They make a neighborhood about something besides its day-to-day struggle to survive. They enrich identity, bring life to the lifeless. Or at least they try to bring life. Not every build-it-and-they-will-come restaurant survives, no matter how good its concept and execution. And certainly the veteran businesspeople who've opened places in Oakland knew that.

I marvel at the faith, courage and devotion of every Oakland restaurateur who, over the past 10 years, has moved into some moribund block, built a beautiful space, and then trusted in his or her own talent, ideas and the taste of Oaklanders, to succeed. I don't know if these owners and chefs saw their ventures in part as civic crusades. I doubt they see themselves as saviors. But despite our ongoing troubles, there are days here in Oakland, sometimes in our quieter stretches, even sometimes after a night of new bloodshed, when I do stop and think about what these places mean.

B-Side BBQ on San Pablo Ave. (Pic from their site)

Monday, September 16, 2013

Puking for Oakland

News that residents of wealthier neighborhoods in Oakland are hiring private security firms and mounting private surveillance cameras nauseates me. I think I'd throw up less if they would take up collections to help provide such security for poorer neighborhoods where the most crime and violence occurs. But I'm not sure anymore that I can entirely condemn them as I'm puking.

Indeed, with shootings in the past few weeks at Jack London Square, shootings in the heart of Uptown, a broad daylight shooting last week in front of a busy hotel at 11th and Broadway downtown, a shooting in Trestle Glen, it's getting harder for me to defend Oakland to residents and outsiders who fear it.

Not impossible. Just harder.

With the stories here on the Almanac, I had hoped (forlornly) to get people to think longer about the hard-hit parts of Oakland, to encourage them to consider the lives lost and lives altered by the gun in East and West Oakland. I'd sought to discourage them from quickly and easily writing-off thedead and their survivors or ignoring the dark plight of the wounded.

At the same time, elsewhere, I've always tried to celebrate the city's greatness, its integrated public spaces, its history and its trees and its bungalows and its youthful, fertile culinary scene.

But every week it gets harder to honestly argue that most of Oakland is safe, hard to stand on the claim that whole neighborhoods remain peaceful and unbloodied.

Thursday, August 29, 2013

A plight, and a plea, for Oakland

September 12, 2013 - With 11 homicides in Oakland in August and September, and nearly 70 so far this year, Marilyn Washington Harris, as usual, is too busy helping the families of the killed to raise funds for the non-violence foundation she works through. This year alone, she has comforted and guided the families of 8-year-old Alaysha Carradine, 16-month-old Andrew Jackson, and dozens of lesser-known homicide victims in Oakland. I'm on the board and I can hardly get in touch with her these days. That's okay, I don't want to interrupt her work. All of her energy needs to be spent on her clients, or even occasionally on her own needs.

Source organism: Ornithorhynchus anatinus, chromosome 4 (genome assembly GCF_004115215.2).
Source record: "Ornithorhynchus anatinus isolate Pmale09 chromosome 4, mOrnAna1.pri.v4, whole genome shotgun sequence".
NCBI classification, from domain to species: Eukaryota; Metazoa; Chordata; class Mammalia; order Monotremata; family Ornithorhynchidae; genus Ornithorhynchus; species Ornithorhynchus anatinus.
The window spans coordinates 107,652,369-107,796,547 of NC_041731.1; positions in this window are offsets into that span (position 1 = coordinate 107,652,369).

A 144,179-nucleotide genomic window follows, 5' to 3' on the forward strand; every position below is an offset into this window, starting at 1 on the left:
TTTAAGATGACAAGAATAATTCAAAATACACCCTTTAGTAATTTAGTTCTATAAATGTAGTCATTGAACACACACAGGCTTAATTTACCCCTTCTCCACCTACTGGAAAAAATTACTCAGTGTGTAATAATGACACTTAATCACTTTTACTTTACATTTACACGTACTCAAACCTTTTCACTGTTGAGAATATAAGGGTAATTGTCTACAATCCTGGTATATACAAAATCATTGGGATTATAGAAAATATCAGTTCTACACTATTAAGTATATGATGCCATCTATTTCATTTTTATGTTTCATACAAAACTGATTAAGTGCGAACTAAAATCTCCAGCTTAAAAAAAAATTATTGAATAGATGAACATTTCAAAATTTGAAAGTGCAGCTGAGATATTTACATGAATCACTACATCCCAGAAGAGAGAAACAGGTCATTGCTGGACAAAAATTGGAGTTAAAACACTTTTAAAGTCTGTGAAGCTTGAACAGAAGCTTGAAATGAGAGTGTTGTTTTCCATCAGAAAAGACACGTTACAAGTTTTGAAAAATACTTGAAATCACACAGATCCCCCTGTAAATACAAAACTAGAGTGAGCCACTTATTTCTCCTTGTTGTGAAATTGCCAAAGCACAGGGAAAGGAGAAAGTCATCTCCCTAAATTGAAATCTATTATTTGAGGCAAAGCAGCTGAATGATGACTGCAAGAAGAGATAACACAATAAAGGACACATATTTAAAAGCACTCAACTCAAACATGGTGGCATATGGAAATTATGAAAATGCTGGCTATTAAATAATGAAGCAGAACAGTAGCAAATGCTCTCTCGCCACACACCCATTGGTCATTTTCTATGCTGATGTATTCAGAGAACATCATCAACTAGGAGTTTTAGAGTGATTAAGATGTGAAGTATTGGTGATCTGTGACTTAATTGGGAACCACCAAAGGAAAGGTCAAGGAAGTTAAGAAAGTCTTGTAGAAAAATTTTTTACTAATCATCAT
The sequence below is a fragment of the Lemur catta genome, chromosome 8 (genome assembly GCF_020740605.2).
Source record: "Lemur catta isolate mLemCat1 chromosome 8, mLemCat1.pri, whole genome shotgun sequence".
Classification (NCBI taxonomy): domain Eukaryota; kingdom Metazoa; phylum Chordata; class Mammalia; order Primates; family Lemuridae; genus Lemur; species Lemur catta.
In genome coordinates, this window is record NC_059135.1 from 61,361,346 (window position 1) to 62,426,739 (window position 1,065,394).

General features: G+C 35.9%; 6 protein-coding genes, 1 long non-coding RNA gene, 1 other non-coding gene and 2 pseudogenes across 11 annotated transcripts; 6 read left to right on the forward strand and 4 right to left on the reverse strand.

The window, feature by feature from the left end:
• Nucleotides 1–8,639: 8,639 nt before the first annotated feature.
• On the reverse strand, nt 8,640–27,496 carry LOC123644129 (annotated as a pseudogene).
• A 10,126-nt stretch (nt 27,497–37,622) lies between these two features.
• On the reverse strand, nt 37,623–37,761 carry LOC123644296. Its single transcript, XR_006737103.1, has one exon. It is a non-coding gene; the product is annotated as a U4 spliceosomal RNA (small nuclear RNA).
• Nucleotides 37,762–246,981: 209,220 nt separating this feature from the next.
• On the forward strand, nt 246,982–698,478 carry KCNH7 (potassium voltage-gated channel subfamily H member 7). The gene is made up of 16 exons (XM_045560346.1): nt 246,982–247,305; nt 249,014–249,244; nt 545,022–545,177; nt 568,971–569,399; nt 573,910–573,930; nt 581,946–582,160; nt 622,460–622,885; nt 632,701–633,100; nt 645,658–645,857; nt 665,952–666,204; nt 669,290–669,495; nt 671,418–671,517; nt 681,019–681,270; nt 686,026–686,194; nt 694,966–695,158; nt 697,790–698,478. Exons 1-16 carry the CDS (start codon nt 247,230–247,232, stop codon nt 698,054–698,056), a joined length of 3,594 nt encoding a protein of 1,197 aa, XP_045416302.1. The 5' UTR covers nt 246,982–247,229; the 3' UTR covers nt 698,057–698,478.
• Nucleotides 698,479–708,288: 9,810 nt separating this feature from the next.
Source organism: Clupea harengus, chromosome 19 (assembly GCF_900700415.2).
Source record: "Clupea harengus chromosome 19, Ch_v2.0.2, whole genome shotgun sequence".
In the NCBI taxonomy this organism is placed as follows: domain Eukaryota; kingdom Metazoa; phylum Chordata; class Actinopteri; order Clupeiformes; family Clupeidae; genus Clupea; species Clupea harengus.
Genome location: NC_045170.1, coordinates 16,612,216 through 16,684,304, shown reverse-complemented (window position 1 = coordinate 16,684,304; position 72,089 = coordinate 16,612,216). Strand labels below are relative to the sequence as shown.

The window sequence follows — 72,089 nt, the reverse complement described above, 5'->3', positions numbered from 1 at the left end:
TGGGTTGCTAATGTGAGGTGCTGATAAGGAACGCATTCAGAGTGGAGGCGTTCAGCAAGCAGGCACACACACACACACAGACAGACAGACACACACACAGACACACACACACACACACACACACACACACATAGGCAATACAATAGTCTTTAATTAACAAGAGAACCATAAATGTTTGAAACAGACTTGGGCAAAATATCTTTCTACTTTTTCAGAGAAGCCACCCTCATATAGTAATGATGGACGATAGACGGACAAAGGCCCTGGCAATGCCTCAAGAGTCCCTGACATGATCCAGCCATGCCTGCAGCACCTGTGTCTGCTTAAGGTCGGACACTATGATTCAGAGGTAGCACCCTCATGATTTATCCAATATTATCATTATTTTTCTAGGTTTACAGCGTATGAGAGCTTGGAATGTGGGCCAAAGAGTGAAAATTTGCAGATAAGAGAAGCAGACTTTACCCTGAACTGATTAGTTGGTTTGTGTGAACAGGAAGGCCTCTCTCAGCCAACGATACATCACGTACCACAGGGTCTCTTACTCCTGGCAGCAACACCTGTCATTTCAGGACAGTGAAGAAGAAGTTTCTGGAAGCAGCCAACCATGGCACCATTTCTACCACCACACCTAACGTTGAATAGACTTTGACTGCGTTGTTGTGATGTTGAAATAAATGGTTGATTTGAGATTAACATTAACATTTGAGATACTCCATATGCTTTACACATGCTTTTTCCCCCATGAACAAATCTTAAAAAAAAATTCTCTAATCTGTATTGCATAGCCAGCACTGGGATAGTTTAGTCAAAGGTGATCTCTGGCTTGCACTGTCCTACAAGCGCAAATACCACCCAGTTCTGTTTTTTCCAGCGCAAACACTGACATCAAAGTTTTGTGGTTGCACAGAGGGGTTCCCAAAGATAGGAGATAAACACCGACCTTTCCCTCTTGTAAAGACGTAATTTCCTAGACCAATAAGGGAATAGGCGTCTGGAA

This is not the way Miss Marilyn would talk. She certainly wouldn't talk about herself. But she will talk about her work and especially the plight of her clients and what they need in the crushing, insane days after a husband or son or daughter or mother has died violently in Oakland. They need attention, love, clarity, guidance, information and a knowing ear. They need protection from exploitation, they need a friend, an advocate. And sometimes they need funds. When these sudden, dire needs remain unmet, things go from bad to worse, and the long dark path back to life, work, family, back to the community, gets far longer and far darker. It might even become endless. The city loses not just the person who was killed, but also it loses the survivors in their lasting grief and unhealed bitterness.

Mural representing 2011 Oakland homicide victim Carlos Nava

Councilmember Libby Schaaf, a native of Oakland, understands the need Miss Marilyn fulfills, and its impact on individuals and the city.
"Walking victims and their families through the complicated, heart-wrenching, expensive nightmare of a gunshot’s aftermath is a special calling – a unique skill. Grown organically out of her own experience as the mother of a homicide victim, Ms. Marilyn has become a guide on this tragic journey.